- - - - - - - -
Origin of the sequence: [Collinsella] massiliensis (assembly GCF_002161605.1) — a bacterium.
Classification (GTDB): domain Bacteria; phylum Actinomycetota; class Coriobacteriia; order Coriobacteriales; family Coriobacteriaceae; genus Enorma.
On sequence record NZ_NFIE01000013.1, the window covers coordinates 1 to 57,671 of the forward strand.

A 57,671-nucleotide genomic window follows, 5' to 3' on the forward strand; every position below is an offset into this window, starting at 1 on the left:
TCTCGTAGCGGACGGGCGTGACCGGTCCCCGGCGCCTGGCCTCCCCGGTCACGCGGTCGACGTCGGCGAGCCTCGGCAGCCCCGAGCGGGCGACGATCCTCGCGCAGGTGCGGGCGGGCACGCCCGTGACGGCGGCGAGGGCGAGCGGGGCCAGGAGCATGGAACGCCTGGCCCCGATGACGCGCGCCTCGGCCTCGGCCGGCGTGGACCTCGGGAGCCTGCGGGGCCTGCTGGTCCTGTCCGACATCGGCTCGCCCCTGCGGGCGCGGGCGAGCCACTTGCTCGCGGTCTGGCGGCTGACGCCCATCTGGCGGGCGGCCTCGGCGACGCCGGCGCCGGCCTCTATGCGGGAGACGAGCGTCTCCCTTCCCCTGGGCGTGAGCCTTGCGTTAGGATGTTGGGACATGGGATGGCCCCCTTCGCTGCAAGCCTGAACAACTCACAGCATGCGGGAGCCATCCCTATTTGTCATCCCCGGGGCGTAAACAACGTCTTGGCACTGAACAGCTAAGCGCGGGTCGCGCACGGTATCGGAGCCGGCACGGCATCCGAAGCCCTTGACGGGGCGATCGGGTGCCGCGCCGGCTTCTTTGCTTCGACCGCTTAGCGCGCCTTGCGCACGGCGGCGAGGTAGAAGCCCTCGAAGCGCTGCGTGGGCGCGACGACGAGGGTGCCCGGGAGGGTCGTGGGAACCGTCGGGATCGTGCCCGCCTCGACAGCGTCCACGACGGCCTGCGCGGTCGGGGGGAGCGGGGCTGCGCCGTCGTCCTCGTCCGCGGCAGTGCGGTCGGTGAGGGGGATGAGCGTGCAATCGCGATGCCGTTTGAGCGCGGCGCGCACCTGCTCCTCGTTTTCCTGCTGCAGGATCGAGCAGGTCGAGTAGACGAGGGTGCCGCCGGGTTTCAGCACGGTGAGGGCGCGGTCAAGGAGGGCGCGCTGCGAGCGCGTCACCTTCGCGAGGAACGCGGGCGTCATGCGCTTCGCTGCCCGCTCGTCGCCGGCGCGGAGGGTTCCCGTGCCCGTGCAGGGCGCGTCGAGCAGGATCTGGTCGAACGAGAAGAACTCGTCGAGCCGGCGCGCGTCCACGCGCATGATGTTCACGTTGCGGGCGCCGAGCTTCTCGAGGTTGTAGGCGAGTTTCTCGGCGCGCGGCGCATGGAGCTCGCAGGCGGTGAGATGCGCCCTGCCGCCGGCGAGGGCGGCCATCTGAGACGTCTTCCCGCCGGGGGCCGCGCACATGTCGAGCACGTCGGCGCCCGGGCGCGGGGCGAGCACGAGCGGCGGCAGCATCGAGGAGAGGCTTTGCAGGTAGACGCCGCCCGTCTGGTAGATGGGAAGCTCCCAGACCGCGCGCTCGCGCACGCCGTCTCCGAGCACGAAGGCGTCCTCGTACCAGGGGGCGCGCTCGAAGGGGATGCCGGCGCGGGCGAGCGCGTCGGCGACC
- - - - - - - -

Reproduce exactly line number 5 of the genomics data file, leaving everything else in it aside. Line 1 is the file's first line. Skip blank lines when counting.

TCTCGTAGCGGACGGGCGTGACCGGTCCCCGGCGCCTGGCCTCCCCGGTCACGCGGTCGACGTCGGCGAGCCTCGGCAGCCCCGAGCGGGCGACGATCCTCGCGCAGGTGCGGGCGGGCACGCCCGTGACGGCGGCGAGGGCGAGCGGGGCCAGGAGCATGGAACGCCTGGCCCCGATGACGCGCGCCTCGGCCTCGGCCGGCGTGGACCTCGGGAGCCTGCGGGGCCTGCTGGTCCTGTCCGACATCGGCTCGCCCCTGCGGGCGCGGGCGAGCCACTTGCTCGCGGTCTGGCGGCTGACGCCCATCTGGCGGGCGGCCTCGGCGACGCCGGCGCCGGCCTCTATGCGGGAGACGAGCGTCTCCCTTCCCCTGGGCGTGAGCCTTGCGTTAGGATGTTGGGACATGGGATGGCCCCCTTCGCTGCAAGCCTGAACAACTCACAGCATGCGGGAGCCATCCCTATTTGTCATCCCCGGGGCGTAAACAACGTCTTGGCACTGAACAGCTAAGCGCGGGTCGCGCACGGTATCGGAGCCGGCACGGCATCCGAAGCCCTTGACGGGGCGATCGGGTGCCGCGCCGGCTTCTTTGCTTCGACCGCTTAGCGCGCCTTGCGCACGGCGGCGAGGTAGAAGCCCTCGAAGCGCTGCGTGGGCGCGACGACGAGGGTGCCCGGGAGGGTCGTGGGAACCGTCGGGATCGTGCCCGCCTCGACAGCGTCCACGACGGCCTGCGCGGTCGGGGGGAGCGGGGCTGCGCCGTCGTCCTCGTCCGCGGCAGTGCGGTCGGTGAGGGGGATGAGCGTGCAATCGCGATGCCGTTTGAGCGCGGCGCGCACCTGCTCCTCGTTTTCCTGCTGCAGGATCGAGCAGGTCGAGTAGACGAGGGTGCCGCCGGGTTTCAGCACGGTGAGGGCGCGGTCAAGGAGGGCGCGCTGCGAGCGCGTCACCTTCGCGAGGAACGCGGGCGTCATGCGCTTCGCTGCCCGCTCGTCGCCGGCGCGGAGGGTTCCCGTGCCCGTGCAGGGCGCGTCGAGCAGGATCTGGTCGAACGAGAAGAACTCGTCGAGCCGGCGCGCGTCCACGCGCATGATGTTCACGTTGCGGGCGCCGAGCTTCTCGAGGTTGTAGGCGAGTTTCTCGGCGCGCGGCGCATGGAGCTCGCAGGCGGTGAGATGCGCCCTGCCGCCGGCGAGGGCGGCCATCTGAGACGTCTTCCCGCCGGGGGCCGCGCACATGTCGAGCACGTCGGCGCCCGGGCGCGGGGCGAGCACGAGCGGCGGCAGCATCGAGGAGAGGCTTTGCAGGTAGACGCCGCCCGTCTGGTAGATGGGAAGCTCCCAGACCGCGCGCTCGCGCACGCCGTCTCCGAGCACGAAGGCGTCCTCGTACCAGGGGGCGCGCTCGAAGGGGATGCCGGCGCGGGCGAGCGCGTCGGCGACC